Whereas by an Act made in Parliament held in Dublin the Second Year ?of the Reign of the late Queen Elizabeth, entituled, An Act restoring to the Crown the Ancient Jurisdiction over the State Ecclesistical and Spiritual, ?and abolishing all Foreign Tower repugnant to the same And by One Others ?Stature made in the said last mentioned Parliament, entituled, An Act for the Uniformity of Common-Prayer and Service in the Church, and the Administraion of the Sacrament, sundry Mulcts, Penalties, Restraints, and Incapacities, are and have been laid upon the Professors of the Roman-Catholick Religion in this Kingdom, in, for, and concerning the Use, Profession, and Exercise of their Religion, and their Function therein, to the great Prejudice, Trouble, and Disquiet of the Roman-Catholicks in their Liberties and Estates, and the general Disturbance of the whole Kingdom: For Remedy whereof, and for the better settling, increase, and continuance of the Peace, Unity, and Tranquillity of this Kingdom of Ireland his Majesty, at the humble Suit and Request of the Lords and Commons in this present Parliament assembled, is graciously pleased that it may be enacted, and be it enacted by the King's most Excellent Majesty the LordsSpiritual and Temporal, and Commonsin this present Parliament assembled, and by Authority of the same, that from ?and after the first Day of this Session of Parliament, it shall and may be Iawful to and for all the Professors of the Roman-Caiholick Religion, of what Degree, Condition, or Quality, to have, use, and enjoy the free and publick Exercise and Profession of the said Roman-Catholick Religion, and of their several and respective Functions therein, without incurring any Mulct or Penalty whatsoever; or being subject to any restraint or Incapacity concerning the same, any Article or Clause, Sentence, or Provision in the said last mentioned Act of Parliament, or in any other Act or Acts of Parliament, Ordinances, Law, or Usage to the contrary, or in any wife notwithstanding. And be it also further enacted, That neither the said statutes, or any other Statute, Acts, or Ordinance hereafter made in your Majesty's ?Reign, or in the Reign of any of your Highness's most Noble Progenitors or Ancestors, and now, of Force in this Kingdom; nor all, nor any Branch Article, Clause and Sentence in them or any of them, contained or specified, shall be of Force or Validity in this Realm, to extend, to be construed or; adjudged to extend in any wise to inquiet, prejudice, vex, or molest the Professors of the said Roman-Catholick Religion in their Persons Lands, Hereditaments or Goods, for any thing, matter, or cause, whatsoever, touching and concerning the free and publick Use, Exercise, and enjoyings of their said Religion Function, and profession. And be it also further enacted ?and declared by the Authority aforesaid, That your Majesty's. Roman- Catholick ?Subjects in the said Realm of Ireland, from the first Day of this Session. Parliament, shall be, and be taken, deemed, and adjudged capable of all Officers of Trust and Advancement, Places Degrees, and Dignities and Preferment whatsoever, within your laid Realm; of Ireland; any Acts, Statutes Usage, or Law to the contrary notwithstanding. And that other Acts shall be, passed in the said parliament, according to the Tenor of such Agreement or Concessions as herein are expressed, and that in the Mean Time the ?said Roman-Catholick Subjects and every of them, shall enjoy the full Benefit, Freedom, and Advantage of the said Agreements and Concessions, and every of them.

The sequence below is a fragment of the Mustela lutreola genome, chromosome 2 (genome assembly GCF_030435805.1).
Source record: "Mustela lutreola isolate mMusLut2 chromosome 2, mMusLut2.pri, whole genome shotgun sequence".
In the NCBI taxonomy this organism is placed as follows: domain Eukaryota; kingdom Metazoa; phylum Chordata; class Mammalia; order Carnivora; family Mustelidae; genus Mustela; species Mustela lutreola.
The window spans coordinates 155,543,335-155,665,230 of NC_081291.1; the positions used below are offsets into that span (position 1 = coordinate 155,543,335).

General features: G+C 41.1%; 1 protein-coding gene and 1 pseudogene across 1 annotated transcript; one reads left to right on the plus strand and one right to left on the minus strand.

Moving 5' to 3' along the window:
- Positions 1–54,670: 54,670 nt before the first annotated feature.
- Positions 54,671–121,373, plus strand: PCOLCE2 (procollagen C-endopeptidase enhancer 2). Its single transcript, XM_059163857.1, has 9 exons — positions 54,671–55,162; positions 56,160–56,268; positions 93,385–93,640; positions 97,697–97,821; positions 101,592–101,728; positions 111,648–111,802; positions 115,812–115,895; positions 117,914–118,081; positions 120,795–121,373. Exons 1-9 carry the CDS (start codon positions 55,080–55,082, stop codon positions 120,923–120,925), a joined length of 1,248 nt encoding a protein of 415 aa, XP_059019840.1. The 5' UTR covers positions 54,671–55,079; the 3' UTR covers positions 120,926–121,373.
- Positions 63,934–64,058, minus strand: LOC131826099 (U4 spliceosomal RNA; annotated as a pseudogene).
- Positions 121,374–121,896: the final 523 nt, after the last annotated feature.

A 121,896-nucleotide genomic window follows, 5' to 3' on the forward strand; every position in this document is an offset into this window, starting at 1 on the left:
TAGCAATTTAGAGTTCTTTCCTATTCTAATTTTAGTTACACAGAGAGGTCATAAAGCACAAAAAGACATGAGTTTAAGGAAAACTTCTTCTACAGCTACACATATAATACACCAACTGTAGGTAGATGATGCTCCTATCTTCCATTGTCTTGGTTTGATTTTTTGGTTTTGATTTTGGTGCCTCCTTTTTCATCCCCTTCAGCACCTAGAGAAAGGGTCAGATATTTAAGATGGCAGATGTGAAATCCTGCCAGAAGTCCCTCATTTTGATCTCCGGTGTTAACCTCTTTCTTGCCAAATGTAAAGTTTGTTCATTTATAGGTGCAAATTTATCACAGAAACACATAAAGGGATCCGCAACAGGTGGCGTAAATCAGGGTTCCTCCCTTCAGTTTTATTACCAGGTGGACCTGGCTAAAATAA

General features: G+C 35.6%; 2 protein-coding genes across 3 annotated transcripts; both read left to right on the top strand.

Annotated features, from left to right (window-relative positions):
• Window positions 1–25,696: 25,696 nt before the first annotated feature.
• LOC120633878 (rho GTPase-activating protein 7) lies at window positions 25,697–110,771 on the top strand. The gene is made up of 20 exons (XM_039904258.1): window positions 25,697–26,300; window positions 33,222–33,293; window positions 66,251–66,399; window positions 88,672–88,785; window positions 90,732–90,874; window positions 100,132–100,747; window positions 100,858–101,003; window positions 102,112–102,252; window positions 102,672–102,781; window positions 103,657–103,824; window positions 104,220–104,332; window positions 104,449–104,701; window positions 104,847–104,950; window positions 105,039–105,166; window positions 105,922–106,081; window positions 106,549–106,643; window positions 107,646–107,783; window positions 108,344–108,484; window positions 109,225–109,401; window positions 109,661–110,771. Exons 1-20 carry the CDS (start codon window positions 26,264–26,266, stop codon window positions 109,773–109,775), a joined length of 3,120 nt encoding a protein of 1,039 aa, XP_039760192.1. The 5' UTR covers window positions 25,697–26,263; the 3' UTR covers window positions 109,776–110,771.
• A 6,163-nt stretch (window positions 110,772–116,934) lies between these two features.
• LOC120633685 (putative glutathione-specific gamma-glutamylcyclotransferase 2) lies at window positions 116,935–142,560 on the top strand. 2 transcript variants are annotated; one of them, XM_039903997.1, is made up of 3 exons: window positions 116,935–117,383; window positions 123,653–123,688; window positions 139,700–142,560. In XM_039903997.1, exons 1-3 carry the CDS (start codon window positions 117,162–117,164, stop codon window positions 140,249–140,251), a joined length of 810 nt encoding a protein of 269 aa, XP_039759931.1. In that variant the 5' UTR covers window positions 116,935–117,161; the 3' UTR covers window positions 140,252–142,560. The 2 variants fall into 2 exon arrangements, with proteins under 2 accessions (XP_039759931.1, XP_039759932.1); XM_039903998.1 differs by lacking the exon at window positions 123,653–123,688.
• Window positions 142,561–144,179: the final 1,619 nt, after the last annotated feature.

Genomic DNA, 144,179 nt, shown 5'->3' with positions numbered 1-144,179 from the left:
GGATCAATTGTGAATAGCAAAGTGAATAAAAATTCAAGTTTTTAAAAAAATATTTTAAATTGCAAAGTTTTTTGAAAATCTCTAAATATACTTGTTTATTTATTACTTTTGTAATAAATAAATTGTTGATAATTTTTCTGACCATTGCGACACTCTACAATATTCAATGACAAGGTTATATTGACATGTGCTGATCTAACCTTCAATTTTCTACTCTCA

5. Item, It is accorded; granted, and agreed by the said Earl, for and in the behalf of his. Majesty, his Heirs and Successors, That his Excellency the Lord Marquess of Ormand, Lord Lieutenant of Ireland, or any other or others, authorized or to be authorized by his Majesty, shall nor disturb the Professors of the Roman-Catholick Religion in their present Possession, and the Continuance or the Profession of their said Churches jurisdiction, or any other the Matters aforesaid in these Articles agreed and condescended unto by the said Earl, until his Majesty's pleasure be signified for confirming and publishing the Grants and Agreement's hereby Articled for, and Condescended unto by the said Earl